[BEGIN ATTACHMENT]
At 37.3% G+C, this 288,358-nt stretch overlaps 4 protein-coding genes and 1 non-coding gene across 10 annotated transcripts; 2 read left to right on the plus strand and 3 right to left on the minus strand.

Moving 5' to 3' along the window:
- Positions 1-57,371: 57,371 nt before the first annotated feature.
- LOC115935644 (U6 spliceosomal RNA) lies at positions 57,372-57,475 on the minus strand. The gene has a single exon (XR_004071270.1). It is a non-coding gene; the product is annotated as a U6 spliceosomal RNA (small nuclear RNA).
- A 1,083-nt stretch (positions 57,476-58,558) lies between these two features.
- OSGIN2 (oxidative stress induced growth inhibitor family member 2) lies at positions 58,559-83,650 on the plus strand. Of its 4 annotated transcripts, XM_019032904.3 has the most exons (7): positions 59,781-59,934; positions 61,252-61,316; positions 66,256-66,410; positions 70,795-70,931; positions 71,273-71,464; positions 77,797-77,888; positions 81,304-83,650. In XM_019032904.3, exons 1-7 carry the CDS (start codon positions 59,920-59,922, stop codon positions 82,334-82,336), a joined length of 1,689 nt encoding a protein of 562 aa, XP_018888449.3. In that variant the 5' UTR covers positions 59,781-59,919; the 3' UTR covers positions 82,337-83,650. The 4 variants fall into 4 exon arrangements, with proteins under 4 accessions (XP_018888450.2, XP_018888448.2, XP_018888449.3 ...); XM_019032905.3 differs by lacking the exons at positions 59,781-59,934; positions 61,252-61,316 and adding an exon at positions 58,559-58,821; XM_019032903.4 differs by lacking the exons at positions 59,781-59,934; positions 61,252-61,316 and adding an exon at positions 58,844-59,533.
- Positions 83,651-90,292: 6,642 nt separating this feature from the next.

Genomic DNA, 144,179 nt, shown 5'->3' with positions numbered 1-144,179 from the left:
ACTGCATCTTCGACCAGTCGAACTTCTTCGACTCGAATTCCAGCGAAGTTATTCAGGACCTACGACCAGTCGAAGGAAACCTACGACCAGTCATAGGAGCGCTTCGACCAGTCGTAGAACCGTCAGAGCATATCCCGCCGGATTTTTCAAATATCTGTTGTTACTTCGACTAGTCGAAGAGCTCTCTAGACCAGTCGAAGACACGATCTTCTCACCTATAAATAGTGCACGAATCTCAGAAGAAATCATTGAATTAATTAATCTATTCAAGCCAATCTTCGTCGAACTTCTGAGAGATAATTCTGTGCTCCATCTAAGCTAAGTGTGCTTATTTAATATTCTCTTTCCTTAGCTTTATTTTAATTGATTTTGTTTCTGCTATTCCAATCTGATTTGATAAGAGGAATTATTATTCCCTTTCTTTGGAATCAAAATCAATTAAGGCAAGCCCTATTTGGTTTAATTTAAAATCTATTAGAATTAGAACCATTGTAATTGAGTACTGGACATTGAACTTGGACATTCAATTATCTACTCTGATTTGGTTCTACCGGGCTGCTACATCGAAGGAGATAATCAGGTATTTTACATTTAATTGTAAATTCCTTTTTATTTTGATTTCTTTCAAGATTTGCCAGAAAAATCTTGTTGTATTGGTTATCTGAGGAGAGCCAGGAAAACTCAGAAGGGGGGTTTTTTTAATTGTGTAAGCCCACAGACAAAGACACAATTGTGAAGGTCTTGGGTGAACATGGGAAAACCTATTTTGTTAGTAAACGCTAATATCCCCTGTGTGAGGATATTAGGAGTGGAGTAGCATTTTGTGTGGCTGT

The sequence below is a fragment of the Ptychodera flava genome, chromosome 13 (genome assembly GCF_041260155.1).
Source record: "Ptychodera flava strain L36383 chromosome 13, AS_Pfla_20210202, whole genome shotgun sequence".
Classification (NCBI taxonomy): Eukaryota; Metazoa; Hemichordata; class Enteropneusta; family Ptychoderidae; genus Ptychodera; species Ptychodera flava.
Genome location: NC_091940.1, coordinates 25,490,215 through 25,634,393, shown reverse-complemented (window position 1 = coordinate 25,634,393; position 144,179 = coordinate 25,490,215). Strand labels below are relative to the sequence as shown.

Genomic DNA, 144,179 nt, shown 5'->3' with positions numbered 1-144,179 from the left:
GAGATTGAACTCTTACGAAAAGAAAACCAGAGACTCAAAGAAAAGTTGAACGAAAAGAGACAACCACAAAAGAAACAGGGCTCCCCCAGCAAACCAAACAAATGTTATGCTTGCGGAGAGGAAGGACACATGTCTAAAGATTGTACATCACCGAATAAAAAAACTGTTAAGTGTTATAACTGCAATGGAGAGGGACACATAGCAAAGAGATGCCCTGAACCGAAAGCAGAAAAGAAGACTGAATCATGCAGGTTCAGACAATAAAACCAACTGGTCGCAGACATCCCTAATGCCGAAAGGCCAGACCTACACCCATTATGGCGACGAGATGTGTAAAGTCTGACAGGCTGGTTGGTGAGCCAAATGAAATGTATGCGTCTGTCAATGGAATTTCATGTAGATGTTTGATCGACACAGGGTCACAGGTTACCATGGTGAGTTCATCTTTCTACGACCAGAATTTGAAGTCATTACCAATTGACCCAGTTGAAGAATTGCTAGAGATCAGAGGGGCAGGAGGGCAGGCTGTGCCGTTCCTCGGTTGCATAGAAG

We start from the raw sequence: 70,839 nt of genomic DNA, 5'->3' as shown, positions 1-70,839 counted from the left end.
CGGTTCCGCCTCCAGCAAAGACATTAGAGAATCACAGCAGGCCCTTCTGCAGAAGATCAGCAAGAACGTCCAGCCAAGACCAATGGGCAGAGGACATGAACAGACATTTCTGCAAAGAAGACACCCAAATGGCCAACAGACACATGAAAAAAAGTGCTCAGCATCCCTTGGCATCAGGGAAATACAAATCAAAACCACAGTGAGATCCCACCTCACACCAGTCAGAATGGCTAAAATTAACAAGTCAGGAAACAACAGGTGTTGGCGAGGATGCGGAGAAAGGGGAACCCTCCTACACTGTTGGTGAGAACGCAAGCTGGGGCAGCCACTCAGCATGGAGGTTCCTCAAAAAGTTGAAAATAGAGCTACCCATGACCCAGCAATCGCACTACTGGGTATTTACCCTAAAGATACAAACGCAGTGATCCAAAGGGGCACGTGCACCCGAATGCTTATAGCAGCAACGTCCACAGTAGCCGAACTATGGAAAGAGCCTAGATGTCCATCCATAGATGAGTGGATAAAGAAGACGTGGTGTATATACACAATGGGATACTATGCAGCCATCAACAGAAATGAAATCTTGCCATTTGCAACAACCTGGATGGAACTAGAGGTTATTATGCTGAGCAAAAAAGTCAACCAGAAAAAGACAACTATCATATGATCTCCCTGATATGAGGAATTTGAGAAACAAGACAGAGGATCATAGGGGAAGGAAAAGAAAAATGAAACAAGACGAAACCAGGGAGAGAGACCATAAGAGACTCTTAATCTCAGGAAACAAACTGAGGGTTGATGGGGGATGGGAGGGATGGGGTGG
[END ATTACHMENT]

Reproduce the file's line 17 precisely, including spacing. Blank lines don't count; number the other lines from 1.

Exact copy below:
CGGTTCCGCCTCCAGCAAAGACATTAGAGAATCACAGCAGGCCCTTCTGCAGAAGATCAGCAAGAACGTCCAGCCAAGACCAATGGGCAGAGGACATGAACAGACATTTCTGCAAAGAAGACACCCAAATGGCCAACAGACACATGAAAAAAAGTGCTCAGCATCCCTTGGCATCAGGGAAATACAAATCAAAACCACAGTGAGATCCCACCTCACACCAGTCAGAATGGCTAAAATTAACAAGTCAGGAAACAACAGGTGTTGGCGAGGATGCGGAGAAAGGGGAACCCTCCTACACTGTTGGTGAGAACGCAAGCTGGGGCAGCCACTCAGCATGGAGGTTCCTCAAAAAGTTGAAAATAGAGCTACCCATGACCCAGCAATCGCACTACTGGGTATTTACCCTAAAGATACAAACGCAGTGATCCAAAGGGGCACGTGCACCCGAATGCTTATAGCAGCAACGTCCACAGTAGCCGAACTATGGAAAGAGCCTAGATGTCCATCCATAGATGAGTGGATAAAGAAGACGTGGTGTATATACACAATGGGATACTATGCAGCCATCAACAGAAATGAAATCTTGCCATTTGCAACAACCTGGATGGAACTAGAGGTTATTATGCTGAGCAAAAAAGTCAACCAGAAAAAGACAACTATCATATGATCTCCCTGATATGAGGAATTTGAGAAACAAGACAGAGGATCATAGGGGAAGGAAAAGAAAAATGAAACAAGACGAAACCAGGGAGAGAGACCATAAGAGACTCTTAATCTCAGGAAACAAACTGAGGGTTGATGGGGGATGGGAGGGATGGGGTGG